Reeling from criticism sparked by heavy handed intervention from video assistant referees,, FFA has issued fresh guidelines to match officials, ordering them to back off for the remainder of the A-League season.
In a memo sent to club CEOs on Wednesday, the game's governing body made clear that they have told the VARs to think more clearly about when they get involved, and if possible, get involved much less than they have been so far. There has been significant criticism of the system from A-League clubs, coaches, players and fans as the trial period unfolded.
"In simple terms don't go looking for infringements that are by definition not match-changing," the FFA memo says.
The memo underlines that the "overriding principle of VAR is based on minimum interference for maximum benefit and to overturn clear errors in match changing situations."
FFA has told the match officials that the VAR:
- Should only intervene when there is a clear/obvious error or a completely missed incident by the on-field referee;
- Should use a high threshold for intervention on fouls;
- Should focus on match-changing situations.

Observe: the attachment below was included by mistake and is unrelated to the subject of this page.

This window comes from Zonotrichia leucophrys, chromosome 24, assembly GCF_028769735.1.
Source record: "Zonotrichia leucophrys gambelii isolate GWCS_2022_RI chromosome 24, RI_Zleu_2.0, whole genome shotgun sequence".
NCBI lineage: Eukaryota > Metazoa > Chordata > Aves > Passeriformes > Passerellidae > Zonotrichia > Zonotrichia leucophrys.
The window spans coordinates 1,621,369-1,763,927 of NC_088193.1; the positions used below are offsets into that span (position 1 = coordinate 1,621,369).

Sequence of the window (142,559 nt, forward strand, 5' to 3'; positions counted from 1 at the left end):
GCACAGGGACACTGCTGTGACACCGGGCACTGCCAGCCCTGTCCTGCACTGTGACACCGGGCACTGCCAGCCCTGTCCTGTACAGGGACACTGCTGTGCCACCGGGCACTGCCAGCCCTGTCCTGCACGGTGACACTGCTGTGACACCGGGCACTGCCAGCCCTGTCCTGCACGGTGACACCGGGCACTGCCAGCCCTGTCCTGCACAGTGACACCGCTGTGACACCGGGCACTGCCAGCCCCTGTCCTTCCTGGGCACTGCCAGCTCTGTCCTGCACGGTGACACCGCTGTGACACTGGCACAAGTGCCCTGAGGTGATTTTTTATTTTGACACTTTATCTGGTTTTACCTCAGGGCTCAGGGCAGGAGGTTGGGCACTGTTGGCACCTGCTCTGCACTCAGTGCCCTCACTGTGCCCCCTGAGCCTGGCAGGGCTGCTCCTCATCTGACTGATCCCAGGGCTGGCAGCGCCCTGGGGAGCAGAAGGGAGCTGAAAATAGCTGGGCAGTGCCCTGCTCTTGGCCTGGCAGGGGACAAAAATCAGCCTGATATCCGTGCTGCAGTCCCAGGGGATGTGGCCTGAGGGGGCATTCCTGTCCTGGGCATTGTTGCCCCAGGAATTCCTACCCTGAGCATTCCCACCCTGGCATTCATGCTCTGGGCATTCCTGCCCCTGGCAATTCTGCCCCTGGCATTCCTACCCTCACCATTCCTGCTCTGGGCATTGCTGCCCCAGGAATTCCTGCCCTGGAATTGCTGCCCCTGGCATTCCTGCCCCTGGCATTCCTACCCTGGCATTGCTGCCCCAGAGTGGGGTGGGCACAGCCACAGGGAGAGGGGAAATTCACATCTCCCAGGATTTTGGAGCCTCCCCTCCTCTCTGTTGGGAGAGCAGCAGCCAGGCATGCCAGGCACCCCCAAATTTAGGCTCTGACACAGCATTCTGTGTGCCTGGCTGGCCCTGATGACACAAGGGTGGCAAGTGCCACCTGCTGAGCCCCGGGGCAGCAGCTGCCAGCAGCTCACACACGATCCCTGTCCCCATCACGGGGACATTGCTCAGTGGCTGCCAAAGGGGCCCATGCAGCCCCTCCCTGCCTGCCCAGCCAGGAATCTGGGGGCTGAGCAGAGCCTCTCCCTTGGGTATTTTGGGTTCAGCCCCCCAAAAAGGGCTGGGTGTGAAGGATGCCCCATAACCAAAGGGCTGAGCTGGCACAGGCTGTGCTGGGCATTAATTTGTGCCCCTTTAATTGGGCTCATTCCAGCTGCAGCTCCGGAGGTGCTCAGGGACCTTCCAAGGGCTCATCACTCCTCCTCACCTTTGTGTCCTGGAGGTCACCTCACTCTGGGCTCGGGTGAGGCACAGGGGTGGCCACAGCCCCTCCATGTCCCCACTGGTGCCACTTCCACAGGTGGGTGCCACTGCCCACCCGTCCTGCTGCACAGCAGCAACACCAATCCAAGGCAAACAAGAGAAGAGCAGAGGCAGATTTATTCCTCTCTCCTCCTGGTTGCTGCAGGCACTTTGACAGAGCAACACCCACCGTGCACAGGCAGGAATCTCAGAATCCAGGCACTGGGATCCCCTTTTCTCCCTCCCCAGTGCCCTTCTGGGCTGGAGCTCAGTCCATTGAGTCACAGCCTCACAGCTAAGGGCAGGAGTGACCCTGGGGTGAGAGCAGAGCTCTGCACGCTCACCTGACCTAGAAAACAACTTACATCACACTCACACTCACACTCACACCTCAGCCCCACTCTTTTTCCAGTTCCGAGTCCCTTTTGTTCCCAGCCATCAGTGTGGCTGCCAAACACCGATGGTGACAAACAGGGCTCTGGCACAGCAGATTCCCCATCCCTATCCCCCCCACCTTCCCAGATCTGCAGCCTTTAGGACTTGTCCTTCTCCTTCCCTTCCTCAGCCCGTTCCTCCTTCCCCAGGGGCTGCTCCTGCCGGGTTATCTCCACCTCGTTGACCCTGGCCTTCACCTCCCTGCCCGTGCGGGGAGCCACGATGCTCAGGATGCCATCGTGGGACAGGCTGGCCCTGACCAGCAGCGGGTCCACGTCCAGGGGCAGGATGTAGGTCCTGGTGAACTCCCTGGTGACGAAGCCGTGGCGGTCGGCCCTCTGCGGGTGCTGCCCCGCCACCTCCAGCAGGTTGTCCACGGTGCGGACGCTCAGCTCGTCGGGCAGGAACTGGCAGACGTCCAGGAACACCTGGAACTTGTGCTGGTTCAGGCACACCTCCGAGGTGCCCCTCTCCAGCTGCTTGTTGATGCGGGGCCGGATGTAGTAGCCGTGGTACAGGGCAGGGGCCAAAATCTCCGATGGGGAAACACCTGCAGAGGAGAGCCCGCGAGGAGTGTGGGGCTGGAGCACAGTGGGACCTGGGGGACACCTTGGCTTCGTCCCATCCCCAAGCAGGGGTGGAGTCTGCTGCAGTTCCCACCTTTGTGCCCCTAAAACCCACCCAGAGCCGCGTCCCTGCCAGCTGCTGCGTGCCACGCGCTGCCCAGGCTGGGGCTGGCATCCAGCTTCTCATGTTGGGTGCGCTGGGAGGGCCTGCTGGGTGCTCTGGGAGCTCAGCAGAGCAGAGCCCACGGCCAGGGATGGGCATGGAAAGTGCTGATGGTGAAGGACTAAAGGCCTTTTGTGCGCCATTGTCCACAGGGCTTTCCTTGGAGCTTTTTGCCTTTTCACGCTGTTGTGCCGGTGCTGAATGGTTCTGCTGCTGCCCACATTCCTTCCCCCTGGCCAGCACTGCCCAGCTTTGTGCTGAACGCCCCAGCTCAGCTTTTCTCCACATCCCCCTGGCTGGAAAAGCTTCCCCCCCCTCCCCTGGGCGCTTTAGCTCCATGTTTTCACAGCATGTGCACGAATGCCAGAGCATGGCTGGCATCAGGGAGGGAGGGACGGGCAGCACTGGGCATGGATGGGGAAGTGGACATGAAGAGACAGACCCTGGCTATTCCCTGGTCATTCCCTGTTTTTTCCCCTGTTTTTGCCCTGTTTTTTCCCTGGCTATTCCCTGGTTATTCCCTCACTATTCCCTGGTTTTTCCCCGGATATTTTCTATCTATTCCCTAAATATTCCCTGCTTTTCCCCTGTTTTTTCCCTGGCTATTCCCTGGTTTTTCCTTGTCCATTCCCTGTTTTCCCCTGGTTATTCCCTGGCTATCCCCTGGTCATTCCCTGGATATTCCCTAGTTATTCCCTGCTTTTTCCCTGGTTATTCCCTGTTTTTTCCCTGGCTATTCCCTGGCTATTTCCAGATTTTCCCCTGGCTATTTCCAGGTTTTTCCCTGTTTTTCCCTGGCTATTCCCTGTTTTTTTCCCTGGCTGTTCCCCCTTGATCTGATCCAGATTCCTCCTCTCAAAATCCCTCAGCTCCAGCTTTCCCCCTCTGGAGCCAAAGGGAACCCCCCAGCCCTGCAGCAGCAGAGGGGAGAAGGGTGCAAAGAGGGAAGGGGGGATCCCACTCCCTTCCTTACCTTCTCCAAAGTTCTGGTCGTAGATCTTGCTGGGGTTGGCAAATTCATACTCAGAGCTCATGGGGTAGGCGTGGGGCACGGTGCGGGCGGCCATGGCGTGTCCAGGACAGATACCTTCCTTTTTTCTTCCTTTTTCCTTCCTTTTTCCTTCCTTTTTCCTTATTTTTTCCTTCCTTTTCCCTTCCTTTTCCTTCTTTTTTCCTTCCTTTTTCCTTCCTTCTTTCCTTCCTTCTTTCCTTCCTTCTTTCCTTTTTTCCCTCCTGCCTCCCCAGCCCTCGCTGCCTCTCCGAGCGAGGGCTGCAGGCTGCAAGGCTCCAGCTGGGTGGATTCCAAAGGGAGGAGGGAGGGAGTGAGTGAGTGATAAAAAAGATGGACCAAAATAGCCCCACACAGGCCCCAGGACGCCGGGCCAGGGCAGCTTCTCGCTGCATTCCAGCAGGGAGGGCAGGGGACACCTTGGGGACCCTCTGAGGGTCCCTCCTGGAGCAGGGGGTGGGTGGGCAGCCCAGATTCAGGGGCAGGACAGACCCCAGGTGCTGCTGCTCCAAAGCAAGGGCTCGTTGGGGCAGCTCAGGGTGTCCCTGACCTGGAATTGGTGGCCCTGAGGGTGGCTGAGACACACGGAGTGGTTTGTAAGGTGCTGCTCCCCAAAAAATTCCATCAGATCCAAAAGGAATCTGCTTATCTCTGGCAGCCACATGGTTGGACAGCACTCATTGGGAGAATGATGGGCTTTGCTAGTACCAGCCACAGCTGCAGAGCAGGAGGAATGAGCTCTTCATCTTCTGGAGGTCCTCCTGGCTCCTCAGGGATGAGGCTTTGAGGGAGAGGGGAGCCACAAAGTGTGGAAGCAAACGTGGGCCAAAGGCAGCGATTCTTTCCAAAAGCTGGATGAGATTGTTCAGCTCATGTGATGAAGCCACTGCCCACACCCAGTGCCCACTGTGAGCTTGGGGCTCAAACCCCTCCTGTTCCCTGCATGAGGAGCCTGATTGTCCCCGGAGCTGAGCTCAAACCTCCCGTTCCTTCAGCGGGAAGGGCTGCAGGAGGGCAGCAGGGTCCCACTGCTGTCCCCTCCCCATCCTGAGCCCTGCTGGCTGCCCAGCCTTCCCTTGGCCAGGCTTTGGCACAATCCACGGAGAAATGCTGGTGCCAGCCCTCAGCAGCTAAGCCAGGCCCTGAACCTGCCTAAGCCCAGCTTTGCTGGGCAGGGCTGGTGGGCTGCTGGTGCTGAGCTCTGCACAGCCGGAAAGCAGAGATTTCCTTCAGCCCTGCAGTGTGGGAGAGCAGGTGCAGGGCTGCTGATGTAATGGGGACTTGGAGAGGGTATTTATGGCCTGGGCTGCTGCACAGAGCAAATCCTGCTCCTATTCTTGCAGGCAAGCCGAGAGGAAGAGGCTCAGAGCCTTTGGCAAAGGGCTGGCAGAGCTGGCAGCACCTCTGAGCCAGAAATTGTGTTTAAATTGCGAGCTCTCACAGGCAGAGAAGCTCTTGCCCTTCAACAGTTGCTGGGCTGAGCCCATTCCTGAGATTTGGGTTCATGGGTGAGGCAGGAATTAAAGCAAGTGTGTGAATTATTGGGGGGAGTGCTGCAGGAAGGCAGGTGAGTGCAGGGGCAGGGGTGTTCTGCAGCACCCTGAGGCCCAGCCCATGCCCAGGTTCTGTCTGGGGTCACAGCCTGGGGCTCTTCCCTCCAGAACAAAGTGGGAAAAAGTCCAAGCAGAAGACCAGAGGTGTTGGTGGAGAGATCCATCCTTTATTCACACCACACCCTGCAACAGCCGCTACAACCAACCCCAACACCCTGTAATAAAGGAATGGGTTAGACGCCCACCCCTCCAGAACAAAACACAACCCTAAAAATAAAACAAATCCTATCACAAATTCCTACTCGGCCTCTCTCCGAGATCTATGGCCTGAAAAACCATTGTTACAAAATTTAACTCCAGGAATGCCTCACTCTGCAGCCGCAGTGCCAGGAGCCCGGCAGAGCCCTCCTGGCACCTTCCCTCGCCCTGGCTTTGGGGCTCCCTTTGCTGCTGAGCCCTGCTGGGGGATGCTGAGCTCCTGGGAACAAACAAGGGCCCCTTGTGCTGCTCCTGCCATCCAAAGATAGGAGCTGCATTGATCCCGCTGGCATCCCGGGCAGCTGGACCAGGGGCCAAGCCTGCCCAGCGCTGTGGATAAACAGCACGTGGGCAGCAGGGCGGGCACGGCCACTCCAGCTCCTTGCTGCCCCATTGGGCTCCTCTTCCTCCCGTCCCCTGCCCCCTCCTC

It means that on-pitch referees should no longer fear that the game will be "re-refereed" by officials high in the grandstand who, with the benefit of multiple angle coverage and slow motion replays, decide to completely change the original decision.
"Where potential serious foul play tackles have been seen and acted on by the on-field match officials by way of yellow card caution, the incident will not be reviewed by the VAR with the effect of being able to regrade to a send-off," the memo says.
"The on-field referees should back themselves to identify the appropriate sanction (yellow and red card offences) knowing that the VAR will not upgrade a yellow to red on review.
"VARs will act on any serious missed incident that has not been seen by the referee. However the VAR is to use a high threshold for intervention."
FFA also want the VARs to have more of a feel for what is going on in the game at the time of incidents.
"VARs are asked to be aware of game empathy. If the incident has not been noticed or affected the player on which the foul has occurred and no reasonable person would expect the game to be interrupted or action to be taken, then the VAR should allow the game to continue.
"'Limit the use of on-field reviews (OFR) to when it is absolutely necessary. VARs should only be recommending a review and changing an on-field decision when the footage absolutely and clearly shows that the on-field decision is incorrect."
The memos says that clear and obvious errors are the primary reason to overturn decisions which lead to the awarding of or disallowing of goals. These include when the ball crosses the line, when a player is offside or when a defender commits an offence in the penalty area which has not been seen.